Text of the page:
Friday, June 13, 2008
I was reminded of this when I saw a post on Zen Habits about taking responsibility. The post points out how many people fail to take responsibility for their lives; everything is someone else's fault. As a teacher, I see this all the time in my students (the excuses are generally more creative than 'the dog ate my homework' but they are excuses nonetheless). But what I try to get across to my students is that economists simply don't believe one can ever say, "I had no choice". Some decisions are so trivial (do you get up when the alarm goes off or hit snooze?) or so easy (your money or your life) that we may not think twice about them but they are still choices, and choices have consequences. Usually when someone says they "had no choice", it just means that the consequence of the alternative was so awful that the choice was easy but although it may be horrible to consider disappointing your parents or losing your job or even dying, that doesn't mean you have no choice about going to college or working overtime or handing over your wallet.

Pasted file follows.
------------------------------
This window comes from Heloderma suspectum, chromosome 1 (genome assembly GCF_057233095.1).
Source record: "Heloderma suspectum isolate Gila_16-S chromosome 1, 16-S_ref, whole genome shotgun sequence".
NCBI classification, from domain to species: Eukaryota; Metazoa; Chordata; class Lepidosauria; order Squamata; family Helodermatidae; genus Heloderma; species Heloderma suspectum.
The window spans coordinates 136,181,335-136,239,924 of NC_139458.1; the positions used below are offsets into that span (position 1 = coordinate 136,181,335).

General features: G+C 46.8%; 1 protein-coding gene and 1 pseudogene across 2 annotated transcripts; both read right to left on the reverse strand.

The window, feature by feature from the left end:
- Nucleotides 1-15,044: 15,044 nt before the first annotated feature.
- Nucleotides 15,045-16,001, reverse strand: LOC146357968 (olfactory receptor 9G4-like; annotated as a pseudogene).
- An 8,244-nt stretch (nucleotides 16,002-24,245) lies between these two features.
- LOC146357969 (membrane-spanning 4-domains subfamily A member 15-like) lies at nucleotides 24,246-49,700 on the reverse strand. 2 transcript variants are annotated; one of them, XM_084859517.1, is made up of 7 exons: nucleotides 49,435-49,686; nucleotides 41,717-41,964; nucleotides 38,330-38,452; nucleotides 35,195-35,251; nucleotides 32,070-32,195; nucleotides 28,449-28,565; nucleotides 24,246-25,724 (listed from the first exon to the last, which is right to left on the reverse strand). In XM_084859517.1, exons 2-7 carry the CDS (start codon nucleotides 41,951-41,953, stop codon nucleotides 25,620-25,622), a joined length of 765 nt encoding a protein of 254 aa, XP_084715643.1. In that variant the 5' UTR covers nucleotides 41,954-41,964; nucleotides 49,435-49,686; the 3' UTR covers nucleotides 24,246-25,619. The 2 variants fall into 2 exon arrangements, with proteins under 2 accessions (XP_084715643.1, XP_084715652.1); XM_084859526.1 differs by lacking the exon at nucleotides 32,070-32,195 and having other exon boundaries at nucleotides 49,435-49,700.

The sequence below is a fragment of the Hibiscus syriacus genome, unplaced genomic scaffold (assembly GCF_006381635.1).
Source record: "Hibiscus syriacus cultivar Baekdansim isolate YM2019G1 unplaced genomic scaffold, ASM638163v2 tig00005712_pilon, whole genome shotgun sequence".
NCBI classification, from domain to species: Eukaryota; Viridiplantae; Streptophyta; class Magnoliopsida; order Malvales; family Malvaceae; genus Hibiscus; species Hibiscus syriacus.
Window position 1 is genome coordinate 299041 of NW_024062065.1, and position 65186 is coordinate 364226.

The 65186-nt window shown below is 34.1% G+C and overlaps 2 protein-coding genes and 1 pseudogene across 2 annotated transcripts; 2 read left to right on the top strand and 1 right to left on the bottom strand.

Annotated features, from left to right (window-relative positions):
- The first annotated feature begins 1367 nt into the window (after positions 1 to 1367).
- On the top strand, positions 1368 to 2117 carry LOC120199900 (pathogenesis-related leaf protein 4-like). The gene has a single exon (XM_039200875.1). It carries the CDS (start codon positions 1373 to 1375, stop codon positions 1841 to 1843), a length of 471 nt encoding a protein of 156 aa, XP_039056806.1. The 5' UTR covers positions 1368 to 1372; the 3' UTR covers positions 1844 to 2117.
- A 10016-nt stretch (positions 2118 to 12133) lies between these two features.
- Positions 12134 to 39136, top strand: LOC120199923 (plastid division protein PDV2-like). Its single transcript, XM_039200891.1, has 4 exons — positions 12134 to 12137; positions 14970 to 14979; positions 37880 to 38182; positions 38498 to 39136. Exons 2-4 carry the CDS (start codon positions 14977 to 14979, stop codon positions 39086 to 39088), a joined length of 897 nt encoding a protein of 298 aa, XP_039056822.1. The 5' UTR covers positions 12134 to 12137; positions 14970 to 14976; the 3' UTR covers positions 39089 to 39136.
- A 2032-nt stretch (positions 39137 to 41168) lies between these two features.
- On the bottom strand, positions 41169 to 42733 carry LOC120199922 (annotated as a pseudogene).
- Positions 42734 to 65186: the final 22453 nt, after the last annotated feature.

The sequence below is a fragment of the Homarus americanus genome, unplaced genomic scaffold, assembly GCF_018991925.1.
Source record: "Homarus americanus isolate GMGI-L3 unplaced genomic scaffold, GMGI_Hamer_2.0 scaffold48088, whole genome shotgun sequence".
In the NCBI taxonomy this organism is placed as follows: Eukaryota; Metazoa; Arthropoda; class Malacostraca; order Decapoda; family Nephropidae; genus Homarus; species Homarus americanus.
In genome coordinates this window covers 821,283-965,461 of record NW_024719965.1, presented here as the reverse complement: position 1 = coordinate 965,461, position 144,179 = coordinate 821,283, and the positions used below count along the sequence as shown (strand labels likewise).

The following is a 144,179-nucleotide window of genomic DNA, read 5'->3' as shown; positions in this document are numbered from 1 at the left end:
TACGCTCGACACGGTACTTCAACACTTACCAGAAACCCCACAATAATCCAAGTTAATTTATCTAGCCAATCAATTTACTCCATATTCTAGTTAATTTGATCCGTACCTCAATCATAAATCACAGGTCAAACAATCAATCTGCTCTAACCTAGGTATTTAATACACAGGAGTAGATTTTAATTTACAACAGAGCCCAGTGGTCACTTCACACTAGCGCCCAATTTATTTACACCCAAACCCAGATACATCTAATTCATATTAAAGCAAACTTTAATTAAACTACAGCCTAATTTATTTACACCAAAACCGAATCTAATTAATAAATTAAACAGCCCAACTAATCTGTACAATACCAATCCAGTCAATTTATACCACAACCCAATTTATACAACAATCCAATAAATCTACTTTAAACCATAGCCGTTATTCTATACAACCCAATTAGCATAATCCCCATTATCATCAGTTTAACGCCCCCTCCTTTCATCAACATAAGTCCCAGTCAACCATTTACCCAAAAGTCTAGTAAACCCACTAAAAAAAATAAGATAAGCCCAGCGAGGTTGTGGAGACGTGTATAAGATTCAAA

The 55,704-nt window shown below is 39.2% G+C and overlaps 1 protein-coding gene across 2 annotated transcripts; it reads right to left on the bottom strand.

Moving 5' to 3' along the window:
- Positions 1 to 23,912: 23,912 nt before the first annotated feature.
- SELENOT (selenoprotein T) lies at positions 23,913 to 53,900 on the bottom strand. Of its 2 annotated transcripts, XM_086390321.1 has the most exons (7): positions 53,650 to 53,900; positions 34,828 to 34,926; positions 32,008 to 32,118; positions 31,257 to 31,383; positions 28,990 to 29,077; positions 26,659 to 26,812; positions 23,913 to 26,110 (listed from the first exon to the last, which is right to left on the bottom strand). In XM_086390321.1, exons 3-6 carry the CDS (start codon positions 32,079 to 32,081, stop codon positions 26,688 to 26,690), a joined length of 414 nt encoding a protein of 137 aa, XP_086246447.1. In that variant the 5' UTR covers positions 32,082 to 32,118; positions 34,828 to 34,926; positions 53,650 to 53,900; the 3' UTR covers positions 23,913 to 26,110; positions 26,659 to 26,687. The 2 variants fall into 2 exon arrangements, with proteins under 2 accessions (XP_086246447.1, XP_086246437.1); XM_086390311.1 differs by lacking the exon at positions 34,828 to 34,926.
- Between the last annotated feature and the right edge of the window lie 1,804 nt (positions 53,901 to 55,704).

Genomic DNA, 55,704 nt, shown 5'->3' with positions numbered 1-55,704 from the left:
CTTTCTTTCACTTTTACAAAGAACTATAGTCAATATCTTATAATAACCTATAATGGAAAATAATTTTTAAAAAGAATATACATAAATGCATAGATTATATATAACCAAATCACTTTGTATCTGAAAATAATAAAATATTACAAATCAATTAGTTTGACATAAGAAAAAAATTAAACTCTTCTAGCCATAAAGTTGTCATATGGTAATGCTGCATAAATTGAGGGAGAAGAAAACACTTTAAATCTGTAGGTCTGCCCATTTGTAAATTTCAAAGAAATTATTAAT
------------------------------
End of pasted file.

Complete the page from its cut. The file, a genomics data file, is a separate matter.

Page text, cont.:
These may seem like bizarre examples - I'm certainly not advocating that students drop out of school or employees tell their bosses to jump in a lake. My point is that when you realize that all your actions are choices, it's harder to play the victim, to avoid taking at least a little responsibility. At the same time, it means you have more control, over the good AND the bad. Making good decisions requires being clear about the costs and benefits of your options but first you have to recognize that you HAVE options. I often think that if I can just get this one idea across to my students, to get them to REALLY believe it, then I will not only have taught them some economics but I will have helped them to become better people.